June is Child Vision Awareness Month

how to protect your child's visionSchool’s out for summer! While kids are enjoying time away from whiteboards, classrooms and homework, now is the perfect time to assess your child’s vision and schedule an exam with an eye doctor.

Vision is integral to a child’s brain development and growth. Babies learn to use their eyes — from focusing to movement and using both eyes as a team — over time, just like they learn to walk and talk. As an infant grows, the brain is also learning how to use visual information sent from the eyes. Undiagnosed vision conditions or impairments affect how the brain uses the eyes to see; the longer the problem goes on, the more a child’s brain learns to accommodate the problem. Uncorrected vision can create social, academic and even athletic barriers throughout a child’s life.

Since vision develops over time and is so important to helping a child fully develop and interact with the surrounding world, identifying any potential visual problems as early as possible is absolutely vital.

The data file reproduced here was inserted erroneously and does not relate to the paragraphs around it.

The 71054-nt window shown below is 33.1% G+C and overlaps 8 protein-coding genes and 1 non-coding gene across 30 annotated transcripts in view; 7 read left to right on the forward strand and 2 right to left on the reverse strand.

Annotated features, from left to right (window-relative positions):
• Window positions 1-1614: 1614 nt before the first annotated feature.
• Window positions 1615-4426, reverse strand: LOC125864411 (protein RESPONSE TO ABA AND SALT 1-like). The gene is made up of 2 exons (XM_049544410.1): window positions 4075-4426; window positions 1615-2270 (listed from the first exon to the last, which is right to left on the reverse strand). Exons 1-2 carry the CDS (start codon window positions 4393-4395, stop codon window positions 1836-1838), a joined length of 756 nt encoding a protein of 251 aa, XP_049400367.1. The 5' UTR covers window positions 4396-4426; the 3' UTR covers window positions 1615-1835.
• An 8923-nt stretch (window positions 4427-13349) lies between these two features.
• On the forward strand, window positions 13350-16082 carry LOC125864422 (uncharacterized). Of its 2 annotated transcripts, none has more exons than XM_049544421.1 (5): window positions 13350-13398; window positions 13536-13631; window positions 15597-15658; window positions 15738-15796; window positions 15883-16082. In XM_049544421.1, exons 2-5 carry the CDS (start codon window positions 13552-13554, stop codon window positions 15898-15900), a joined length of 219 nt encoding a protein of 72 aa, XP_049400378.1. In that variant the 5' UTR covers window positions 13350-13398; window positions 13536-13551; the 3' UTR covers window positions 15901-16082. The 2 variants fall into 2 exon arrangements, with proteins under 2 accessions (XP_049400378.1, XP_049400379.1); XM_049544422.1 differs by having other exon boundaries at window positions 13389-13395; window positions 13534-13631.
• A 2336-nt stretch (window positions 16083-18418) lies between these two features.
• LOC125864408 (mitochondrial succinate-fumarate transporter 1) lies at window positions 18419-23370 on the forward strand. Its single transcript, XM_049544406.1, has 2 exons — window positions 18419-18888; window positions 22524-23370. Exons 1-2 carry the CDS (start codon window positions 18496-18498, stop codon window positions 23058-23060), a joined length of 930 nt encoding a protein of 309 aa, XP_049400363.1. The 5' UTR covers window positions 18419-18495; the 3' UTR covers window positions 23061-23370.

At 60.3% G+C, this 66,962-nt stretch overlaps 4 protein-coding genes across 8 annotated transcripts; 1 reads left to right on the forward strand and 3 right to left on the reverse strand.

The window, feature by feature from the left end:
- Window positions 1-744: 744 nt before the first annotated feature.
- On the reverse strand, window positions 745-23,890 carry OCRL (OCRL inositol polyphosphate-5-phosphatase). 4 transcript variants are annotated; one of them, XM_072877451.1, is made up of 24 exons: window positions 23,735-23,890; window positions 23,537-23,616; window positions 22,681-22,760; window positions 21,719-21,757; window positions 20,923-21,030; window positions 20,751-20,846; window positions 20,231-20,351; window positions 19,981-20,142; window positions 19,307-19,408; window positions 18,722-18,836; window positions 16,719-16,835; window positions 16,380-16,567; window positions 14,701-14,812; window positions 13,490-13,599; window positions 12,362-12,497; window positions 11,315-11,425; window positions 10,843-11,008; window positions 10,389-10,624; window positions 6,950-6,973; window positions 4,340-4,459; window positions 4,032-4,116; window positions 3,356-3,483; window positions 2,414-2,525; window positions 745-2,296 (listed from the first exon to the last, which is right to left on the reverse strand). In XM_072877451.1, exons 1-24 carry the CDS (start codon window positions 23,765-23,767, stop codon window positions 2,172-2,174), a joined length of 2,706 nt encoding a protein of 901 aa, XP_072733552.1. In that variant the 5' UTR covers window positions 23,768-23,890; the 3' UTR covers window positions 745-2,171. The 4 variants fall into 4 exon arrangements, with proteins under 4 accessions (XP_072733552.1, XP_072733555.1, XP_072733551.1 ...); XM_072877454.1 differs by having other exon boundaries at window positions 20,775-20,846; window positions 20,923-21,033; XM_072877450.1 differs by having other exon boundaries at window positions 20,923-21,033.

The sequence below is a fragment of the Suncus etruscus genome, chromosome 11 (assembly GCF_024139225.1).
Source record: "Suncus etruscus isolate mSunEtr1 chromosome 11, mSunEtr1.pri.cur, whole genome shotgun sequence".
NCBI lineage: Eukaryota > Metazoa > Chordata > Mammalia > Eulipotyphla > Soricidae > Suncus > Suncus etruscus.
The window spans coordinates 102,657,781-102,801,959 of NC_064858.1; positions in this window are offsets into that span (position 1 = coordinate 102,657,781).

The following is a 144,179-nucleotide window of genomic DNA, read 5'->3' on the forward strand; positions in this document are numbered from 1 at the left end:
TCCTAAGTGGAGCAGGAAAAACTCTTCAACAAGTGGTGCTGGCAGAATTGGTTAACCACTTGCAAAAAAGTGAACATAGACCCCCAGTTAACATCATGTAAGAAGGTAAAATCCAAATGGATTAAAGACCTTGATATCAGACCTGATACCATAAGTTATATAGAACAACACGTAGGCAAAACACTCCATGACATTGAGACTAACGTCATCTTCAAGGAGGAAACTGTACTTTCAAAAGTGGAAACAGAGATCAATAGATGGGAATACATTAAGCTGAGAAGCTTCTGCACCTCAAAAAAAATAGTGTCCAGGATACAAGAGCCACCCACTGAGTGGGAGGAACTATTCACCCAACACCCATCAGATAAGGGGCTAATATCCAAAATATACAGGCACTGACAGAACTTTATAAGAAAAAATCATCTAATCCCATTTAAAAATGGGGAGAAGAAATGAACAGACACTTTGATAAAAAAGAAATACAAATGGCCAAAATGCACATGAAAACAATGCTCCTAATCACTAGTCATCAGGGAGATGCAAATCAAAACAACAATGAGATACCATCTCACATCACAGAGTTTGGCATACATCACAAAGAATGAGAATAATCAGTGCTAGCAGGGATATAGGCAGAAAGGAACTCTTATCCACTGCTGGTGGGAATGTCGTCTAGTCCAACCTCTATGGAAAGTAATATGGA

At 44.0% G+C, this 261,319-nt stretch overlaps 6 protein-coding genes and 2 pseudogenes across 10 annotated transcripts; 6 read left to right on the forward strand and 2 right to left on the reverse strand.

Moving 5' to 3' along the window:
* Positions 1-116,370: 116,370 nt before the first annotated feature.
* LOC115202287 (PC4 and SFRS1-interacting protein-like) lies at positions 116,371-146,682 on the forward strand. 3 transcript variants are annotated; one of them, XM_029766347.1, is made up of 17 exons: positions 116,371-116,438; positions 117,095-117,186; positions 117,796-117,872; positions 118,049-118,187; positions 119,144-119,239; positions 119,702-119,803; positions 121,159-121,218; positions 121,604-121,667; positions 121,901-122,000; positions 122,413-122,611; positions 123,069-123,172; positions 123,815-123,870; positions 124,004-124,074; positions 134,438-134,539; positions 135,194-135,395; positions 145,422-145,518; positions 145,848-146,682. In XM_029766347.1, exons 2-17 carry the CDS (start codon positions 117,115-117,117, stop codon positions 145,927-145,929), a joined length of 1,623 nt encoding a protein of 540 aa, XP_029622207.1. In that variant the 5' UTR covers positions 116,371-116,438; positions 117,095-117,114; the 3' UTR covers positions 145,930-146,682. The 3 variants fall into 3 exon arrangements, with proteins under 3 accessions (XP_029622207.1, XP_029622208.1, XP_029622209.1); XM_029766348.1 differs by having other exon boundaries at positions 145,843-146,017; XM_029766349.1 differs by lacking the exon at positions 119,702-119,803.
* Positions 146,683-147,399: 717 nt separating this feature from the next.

During infancy, signs of possible eye or vision problems including eyes that appear to constantly turn in or out, excessive tearing, red or encrusted eye lids, sensitivity to light or appearance of a white pupil — especially in flash photography where an eye would normally appear red.

Vision problems can affect a child’s performance and enjoyment at school. A child does as much as 80% of his or her learning through the eyes. Children who suffer from eye problems may avoid reading or other visual work, may strain or squint to see the chalkboard, or complete work with a lower level of comprehension. Straining and squinting can cause fatigue and headaches and discomfort. Undetected vision problems have similar behaviors and symptoms normally associated with learning disabilities like ADD or ADHD.

In addition to squinting or experiencing frequent headaches, these additional symptoms can indicate a vision problem:
• Rubbing their eyes
• Blinking frequently
• Squinting or straining to see
• Covering one eye
• Tilting head to one side
• Holding materials close to the face in order to read
• An eye turning in or out

Children may not tell you there’s a problem because they might believe that how they see the world is how everyone sees.

Vision changes frequently during school years through the age of 18; mild vision changes may continue into adulthood. Regular eye exams and eye care are important to detect and treat vision problems. If you notice these or other vision-related problems, contact your eye doctor to schedule an exam.